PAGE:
There's no mystery about the Patriots. In a league whose draft system and salary caps are expressly designed to prevent teams enjoying sustained spells of dominance, Belichick has consistently bucked the system. He has done so largely by trusting in Tom Brady. In the fourth quarter of the AFC title game, the Kansas City Chiefs' phenomenal young quarterback Patrick Mahomes finally cut loose. Brady matched him step for step and the result was the highest-scoring final quarter in play-off history, with the Patriots winning in overtime.

As Mahomes worked his magic the cameras would pan to Brady on the sideline as though hoping to detect some slight sign of doubt. As if. Looking at that unflappable figure on the bench, Chiefs fans must have felt the way a hypochondriac would if a lad dressed in black and bearing a scythe knocked on the door.

Tom Brady may be the greatest sportsman of the modern era. He embodies the most important quality in elite professional sport, the ability to get the job done under extreme pressure. In last year's Super Bowl the Patriots were shocked by the Philadelphia Eagles. But Brady could not be blamed as he'd actually set a Super Bowl record for passing yards.

The problem was the weakness of the Patriots' defence. Charged with redressing that in this year's game is another young man in a hurry, Brian Flores, a 37-year-old of such promise that after the Super Bowl he'll be named coach of the Miami Dolphins. This is Flores' first year in charge of the Patriots' defence after previously being linebackers' coach.

The Patriots don't attract much neutral support, the steely ruthlessness of both Belichick and Brady makes them about as lovable as Don Revie's Leeds United. Yet who could begrudge Flores a big Super Bowl night? The son of Honduran immigrants, he grew up on the 20th storey of a housing project in Brownsville, the roughest neighbourhood in New York which a couple of years ago saw 15 murders and 72 shootings within a two-mile radius. Flores' parents arrived in America without a word of English, yet saw all four sons graduate from university. His presence tonight eloquently rebukes Donald Trump's libel against immigrants.

If the Patriots get the defensive side right and prevail tonight it would be Brady's sweetest victory. The withdrawal of troubled wide receiver Josh Gordon and the decline of tight end Rob Gronkowski means Brady hasn't the first cousin of an elite receiver to throw to. Some early season wobbles even prompted premature predictions of the great man's demise. This is one of the weaker teams Brady has played on, yet he is only one game away from what would probably be a spectacular career finale.

He will have to overcome the best defensive player in the league, Aaron Donald, who has averaged more than one sack a game this season and will be itching to get at Brady. Donald's ferocious desire was honed in a childhood where his father woke him at 4.30 each morning to work out for two hours before school.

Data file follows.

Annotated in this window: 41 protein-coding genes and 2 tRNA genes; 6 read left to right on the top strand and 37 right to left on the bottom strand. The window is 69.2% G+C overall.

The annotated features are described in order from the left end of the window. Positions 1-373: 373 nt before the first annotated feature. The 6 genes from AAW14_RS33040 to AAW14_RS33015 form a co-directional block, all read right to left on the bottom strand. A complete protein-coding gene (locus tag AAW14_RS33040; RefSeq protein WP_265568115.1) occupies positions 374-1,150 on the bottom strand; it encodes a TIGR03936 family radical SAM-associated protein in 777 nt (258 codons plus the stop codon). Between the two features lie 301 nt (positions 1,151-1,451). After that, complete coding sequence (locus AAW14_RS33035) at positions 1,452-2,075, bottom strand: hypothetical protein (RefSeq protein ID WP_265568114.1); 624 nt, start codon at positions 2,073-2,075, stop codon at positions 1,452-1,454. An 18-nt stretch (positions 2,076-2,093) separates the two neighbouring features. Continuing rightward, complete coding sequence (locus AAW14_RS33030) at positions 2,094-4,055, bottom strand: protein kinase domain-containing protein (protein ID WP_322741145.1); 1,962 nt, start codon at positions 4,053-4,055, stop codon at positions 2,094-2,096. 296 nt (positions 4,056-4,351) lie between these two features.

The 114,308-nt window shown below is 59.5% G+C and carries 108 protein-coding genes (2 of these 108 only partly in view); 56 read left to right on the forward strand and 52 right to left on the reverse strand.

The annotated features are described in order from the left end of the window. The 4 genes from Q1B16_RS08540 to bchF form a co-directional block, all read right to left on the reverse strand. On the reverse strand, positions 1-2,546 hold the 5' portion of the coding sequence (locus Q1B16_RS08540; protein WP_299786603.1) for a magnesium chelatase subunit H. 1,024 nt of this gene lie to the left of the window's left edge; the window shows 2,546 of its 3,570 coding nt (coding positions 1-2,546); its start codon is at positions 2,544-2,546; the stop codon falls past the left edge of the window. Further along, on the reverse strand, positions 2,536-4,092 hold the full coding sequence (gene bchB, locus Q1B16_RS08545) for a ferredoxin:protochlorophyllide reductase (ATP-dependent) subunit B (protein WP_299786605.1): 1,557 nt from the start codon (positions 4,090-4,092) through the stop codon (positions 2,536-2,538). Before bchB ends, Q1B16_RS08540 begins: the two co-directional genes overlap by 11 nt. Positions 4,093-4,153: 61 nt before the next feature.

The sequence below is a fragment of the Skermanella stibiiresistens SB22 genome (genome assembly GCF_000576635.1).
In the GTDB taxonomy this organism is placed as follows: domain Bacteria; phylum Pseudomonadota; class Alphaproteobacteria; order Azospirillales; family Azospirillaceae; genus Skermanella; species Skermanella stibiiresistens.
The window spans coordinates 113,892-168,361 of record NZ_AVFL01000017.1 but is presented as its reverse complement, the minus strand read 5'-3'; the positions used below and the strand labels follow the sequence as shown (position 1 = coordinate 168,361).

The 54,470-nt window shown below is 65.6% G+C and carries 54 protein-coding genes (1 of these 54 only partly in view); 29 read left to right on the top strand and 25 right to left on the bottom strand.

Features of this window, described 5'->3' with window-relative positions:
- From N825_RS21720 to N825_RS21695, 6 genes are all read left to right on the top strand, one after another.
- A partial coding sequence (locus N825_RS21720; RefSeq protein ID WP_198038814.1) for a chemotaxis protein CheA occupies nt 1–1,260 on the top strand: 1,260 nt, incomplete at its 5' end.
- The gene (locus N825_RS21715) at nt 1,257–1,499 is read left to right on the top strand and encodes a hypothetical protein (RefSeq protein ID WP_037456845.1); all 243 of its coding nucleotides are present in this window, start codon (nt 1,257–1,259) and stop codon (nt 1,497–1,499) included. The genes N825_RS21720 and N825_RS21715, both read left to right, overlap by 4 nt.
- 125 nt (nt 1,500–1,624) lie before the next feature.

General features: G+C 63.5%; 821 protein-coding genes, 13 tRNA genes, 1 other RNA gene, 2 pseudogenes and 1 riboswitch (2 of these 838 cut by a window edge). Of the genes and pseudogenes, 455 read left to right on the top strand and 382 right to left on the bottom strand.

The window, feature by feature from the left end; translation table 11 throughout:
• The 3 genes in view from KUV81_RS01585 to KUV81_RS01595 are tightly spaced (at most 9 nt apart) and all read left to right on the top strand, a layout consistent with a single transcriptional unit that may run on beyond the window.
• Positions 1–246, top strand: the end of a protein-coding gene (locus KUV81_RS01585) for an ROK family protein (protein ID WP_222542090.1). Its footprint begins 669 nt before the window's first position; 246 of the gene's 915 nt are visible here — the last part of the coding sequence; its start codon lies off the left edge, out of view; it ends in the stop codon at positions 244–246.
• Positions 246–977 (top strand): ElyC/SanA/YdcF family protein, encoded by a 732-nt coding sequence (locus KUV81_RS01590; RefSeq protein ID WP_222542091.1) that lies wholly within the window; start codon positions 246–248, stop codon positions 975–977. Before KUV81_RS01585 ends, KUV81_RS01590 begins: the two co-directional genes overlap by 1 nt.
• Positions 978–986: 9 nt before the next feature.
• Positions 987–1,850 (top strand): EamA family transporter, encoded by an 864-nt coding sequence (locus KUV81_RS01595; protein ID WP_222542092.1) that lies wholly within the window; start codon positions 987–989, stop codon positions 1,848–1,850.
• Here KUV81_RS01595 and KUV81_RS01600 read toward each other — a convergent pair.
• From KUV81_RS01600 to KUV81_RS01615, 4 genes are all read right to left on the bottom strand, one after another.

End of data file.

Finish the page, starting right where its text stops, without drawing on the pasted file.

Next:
There seems something uniquely American about that as there does about the off-field misadventures of Donald's defensive colleague, Aqib Talib, who once shot himself in the leg outside a strip club a couple of years after being charged (the case fell through) with firing a gun at his sister's boyfriend. Yet Talib is a wonderful player who, against the Saints, completely neutralised the league's best wide receiver, Michael Thomas, and will hope to pick off a Brady pass at some stage tonight.

Then there's Jared Goff, a hugely promising quarterback who's 17 years younger than Brady and was born just 50 miles up the road from the veteran's Silicon Valley home town of San Mateo. Only three players threw for more passing yards than Goff this season and Brady wasn't one of them. The Rams' quarterback has the ability to rip Flores' best laid plans to shreds.

This is how it is. The kids keep on coming after you. Fast Eddie beats Minnesota Fats in the end. Jimmy Ringo and JT Books die because finally the numbers against them are just too great.

On the other hand, Lancey Howard holds on to his crown against the Cincinnati Kid by beating a full house with a straight flush after which Edward G Robinson lights a cigar and says, "Gets down to what it's all about, doesn't it?"

Tonight the Patriots and the Rams get down to what it's all about in Georgia as Sean McVay coaches the biggest game of his life a dozen miles from his old secondary school and Bill Belichick tries to win his last Super Bowl against the same team he beat to win his first one.